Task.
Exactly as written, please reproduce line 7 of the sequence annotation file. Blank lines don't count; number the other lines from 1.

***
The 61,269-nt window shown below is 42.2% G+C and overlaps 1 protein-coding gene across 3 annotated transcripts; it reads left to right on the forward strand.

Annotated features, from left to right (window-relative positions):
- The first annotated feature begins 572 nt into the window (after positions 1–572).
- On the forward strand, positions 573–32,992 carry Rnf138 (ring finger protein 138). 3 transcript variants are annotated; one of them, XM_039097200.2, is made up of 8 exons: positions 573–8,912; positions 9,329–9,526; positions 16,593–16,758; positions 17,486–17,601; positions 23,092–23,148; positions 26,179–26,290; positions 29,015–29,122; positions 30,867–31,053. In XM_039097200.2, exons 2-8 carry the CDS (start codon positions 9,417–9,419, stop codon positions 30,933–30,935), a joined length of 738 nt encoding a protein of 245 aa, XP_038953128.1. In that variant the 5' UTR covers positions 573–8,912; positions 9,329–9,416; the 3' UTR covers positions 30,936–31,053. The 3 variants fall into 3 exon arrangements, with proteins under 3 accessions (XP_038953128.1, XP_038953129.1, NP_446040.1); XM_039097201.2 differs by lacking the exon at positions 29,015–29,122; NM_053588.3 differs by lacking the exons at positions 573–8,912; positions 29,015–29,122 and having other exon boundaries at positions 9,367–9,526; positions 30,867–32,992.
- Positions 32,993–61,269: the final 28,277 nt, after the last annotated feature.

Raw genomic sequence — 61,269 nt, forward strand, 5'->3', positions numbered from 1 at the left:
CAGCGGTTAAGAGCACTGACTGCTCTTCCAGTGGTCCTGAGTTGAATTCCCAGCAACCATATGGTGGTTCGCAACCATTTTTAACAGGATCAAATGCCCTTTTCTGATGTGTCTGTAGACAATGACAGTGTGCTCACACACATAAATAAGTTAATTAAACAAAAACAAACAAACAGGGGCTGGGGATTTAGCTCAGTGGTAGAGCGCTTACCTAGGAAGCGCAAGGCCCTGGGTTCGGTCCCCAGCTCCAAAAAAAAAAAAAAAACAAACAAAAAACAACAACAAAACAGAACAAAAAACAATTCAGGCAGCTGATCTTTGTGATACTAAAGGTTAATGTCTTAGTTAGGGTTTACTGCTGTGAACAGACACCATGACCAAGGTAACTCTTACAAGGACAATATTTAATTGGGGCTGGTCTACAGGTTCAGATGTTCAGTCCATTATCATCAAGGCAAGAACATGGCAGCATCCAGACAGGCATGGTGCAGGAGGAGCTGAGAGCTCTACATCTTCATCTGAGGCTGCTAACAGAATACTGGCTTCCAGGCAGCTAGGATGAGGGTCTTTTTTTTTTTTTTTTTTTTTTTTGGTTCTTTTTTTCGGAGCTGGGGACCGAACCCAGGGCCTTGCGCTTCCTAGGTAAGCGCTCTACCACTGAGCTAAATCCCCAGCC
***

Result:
CAGCGGTTAAGAGCACTGACTGCTCTTCCAGTGGTCCTGAGTTGAATTCCCAGCAACCATATGGTGGTTCGCAACCATTTTTAACAGGATCAAATGCCCTTTTCTGATGTGTCTGTAGACAATGACAGTGTGCTCACACACATAAATAAGTTAATTAAACAAAAACAAACAAACAGGGGCTGGGGATTTAGCTCAGTGGTAGAGCGCTTACCTAGGAAGCGCAAGGCCCTGGGTTCGGTCCCCAGCTCCAAAAAAAAAAAAAAAACAAACAAAAAACAACAACAAAACAGAACAAAAAACAATTCAGGCAGCTGATCTTTGTGATACTAAAGGTTAATGTCTTAGTTAGGGTTTACTGCTGTGAACAGACACCATGACCAAGGTAACTCTTACAAGGACAATATTTAATTGGGGCTGGTCTACAGGTTCAGATGTTCAGTCCATTATCATCAAGGCAAGAACATGGCAGCATCCAGACAGGCATGGTGCAGGAGGAGCTGAGAGCTCTACATCTTCATCTGAGGCTGCTAACAGAATACTGGCTTCCAGGCAGCTAGGATGAGGGTCTTTTTTTTTTTTTTTTTTTTTTTTGGTTCTTTTTTTCGGAGCTGGGGACCGAACCCAGGGCCTTGCGCTTCCTAGGTAAGCGCTCTACCACTGAGCTAAATCCCCAGCC